Reviewed by Glenn Erickson
A sprawling, slow-paced Western revenge tale, Nevada Smith features the always-interesting
Steve McQueen in the standard role of the kid who has to grow up to Kill. The script and
direction don't strain the excellent supporting cast, and in the end the star of the film is
its cameraman, Lucien Ballard.
When his parents are tortured and murdered by three greedy criminals, half-Kiowa
teenager Max Sand (Steve McQueen) goes on an odyssey of revenge. With help from wandering gun
salesman Jonas Cord (Brian Keith), he arms himself and tracks down the three killers, letting
neither love nor promises stand in his way. At some point, he renames himself Nevada Smith.
Apparently when Harold Robbins sold his
The Carpetbaggers to Joseph E.
got the idea to spin off a prequel to that thinly-disguised tale of Howard Hughes. Hanging around
with George Peppard in that movie is an older, wiser Westerner played by Alan Ladd. Nevada
Smith is that character's backstory, a tossed-off tale of cold-blooded revenge that becomes
Western backed with all the resources Hollywood can offer. It appears to have been a 3-way deal
between Paramount, Levine's Embassy pictures, and Steve McQueen's personal Solar Productions.
Steve McQueen is again supposed to be a kid, and his acting is fine even if his face already has
deep creases. He looked too old to be a teenager 8 years earlier in his screen debut in The Blob.
He carries the picture well - he's one of those actors who can hold our attention just by standing
onscreen. But even his persona can't overcome the feeling that the show is overlong and under-scripted.
Brian Keith is fine in his few scenes as the clichéd tutor figure common to coming-of-age
Westerns. As a character, he doesn't line up with his counterpart Leif Erickson in
The Carpetbaggers. The two pictures might as well be disconnected, as this is a straight-up
Martin Landau, Arthur Kennedy and Karl Malden play the three dastardly villains. For McQueen to
expend two hours hunting them down, their crime has to be a nasty one, and Nevada Smith
pulls out all the stops by having them skin McQueen's parents alive. Only the beginning of it is
shown, but it has a very off-putting feeling of atrocity about it - surely someone would be dead
fairly soon into the process (I really don't want to know more about it) and the effect is that
all subtlety goes out of the film. The three are targeted as Evil; in movie terms, McQueen is
absolutely justified in slaughtering them, which makes the moralizing influences he encounters (Janet
Margolin, Raf Vallone) a waste of screen time. There's not much to debate. The unnecessary
slaughter is a common Western fallback to bolster a weak story, as with the opening of
Tombstone. The Bravados
had visited the same territory six years before; it teaches a lesson about vigilantism,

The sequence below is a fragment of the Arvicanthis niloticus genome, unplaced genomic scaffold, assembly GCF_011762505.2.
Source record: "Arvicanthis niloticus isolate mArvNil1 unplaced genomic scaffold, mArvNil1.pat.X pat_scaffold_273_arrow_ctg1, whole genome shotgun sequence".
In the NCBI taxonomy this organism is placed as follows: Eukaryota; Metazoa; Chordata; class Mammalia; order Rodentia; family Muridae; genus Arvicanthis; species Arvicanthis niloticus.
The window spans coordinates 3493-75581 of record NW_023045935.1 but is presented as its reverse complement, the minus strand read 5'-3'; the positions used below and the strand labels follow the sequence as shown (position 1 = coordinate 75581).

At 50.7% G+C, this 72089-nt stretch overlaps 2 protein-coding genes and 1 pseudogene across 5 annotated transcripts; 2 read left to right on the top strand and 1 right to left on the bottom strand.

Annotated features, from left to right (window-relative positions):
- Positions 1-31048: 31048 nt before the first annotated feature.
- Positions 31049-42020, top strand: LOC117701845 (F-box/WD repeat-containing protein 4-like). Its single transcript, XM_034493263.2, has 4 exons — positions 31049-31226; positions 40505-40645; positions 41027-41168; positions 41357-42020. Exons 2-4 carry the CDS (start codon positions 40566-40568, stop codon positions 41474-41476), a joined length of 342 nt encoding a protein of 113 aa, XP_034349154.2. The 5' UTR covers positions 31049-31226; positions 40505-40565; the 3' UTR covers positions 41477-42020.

when revenger Gregory Peck discovers that he's been tracking and murdering the wrong men.
Nevada Smith doesn't have much to say about its own theme. McQueen develops into
the roughest hombre in the West (by learning how to trick-shoot bottles thrown in the air, how else),
ignores the pleas of a kindly priest, and abandons the two women who saved his life. Then, after shooting
half a dozen holes into his last victim, he decides that killing the creep is beneath him, and rides
away. A cynical fadeout follows, without editorial comment, but since the victim is bleeding
to death in agony without a source of help, just how the &%#@ does McQueen figure he's
sparing him anything? Nevada Smith looks great, but it's a bit on the empty side.
Director Henry Hathaway directs with a steady hand but not a great deal of excitement. Although
the camera is never in a bad spot, but there's nothing particularly expressive in its use. Early on
there's an angle taken so blatantly from The Searchers that it seems the work of someone
without anything of his own to say. The real star of the show is ace cameraman Lucien Ballard,
who gives the film a glorious Big Sky look without letting it turn into a travelog. The familiar
Inyo Park exteriors are direct and handsome, but nicely understated. The long section set in the
Louisiana swamp prison is also very attractively shot.
The prisoners there are allowed conjugal visits with the 'Cajun girls' who work as virtual slaves in
the nearby rice fields, allowing Nevada Smith to match its edgy violence with some
MPAA-stretching sexual situations. Even though nothing's shown beyond holding hands and kissing,
for 1966, it's pretty strong stuff.
Howard da Silva, Pat Hingle and Ted de Corsia get nice bits, and Janet Margolin (Take the Money
and Run) isn't embarassed by her turn as a Kiowa maiden-turned 'dance hall girl'. Suzanne
Pleshette's brief role as a Cajun looker named Pilar doesn't get a chance to develop, but she's
effective as well. Joanna Cook Moore has one memorable scene as Martin Landau's widow. A
look at the IMDB shows that, besides being Tatum O'Neal's mother, she played in Countdown,
Son of Flubber, and as the daughter of the murdered tycoon Linnaker in Touch of Evil.
Strother Martin and L.Q. Jones also appear in one scene.
Paramount's DVD of Nevada Smith is a plain-wrap but handsome presentation. The enhanced
transfer looks colorful and sharp, when spread across a big monitor, and the sound is exceptionally
clear. There are no extras, not even a trailer. The package copy doesn't link this Western
with The Carpetbaggers, so the only reference to that is in the credit block.
On a scale of Excellent, Good, Fair, and Poor,
Nevada Smith rates:
Video: Very Good
Sound: Very Good
Packaging: Keep case
Reviewed: April 26, 2003
DVD Savant Text © Copyright 2007 Glenn Erickson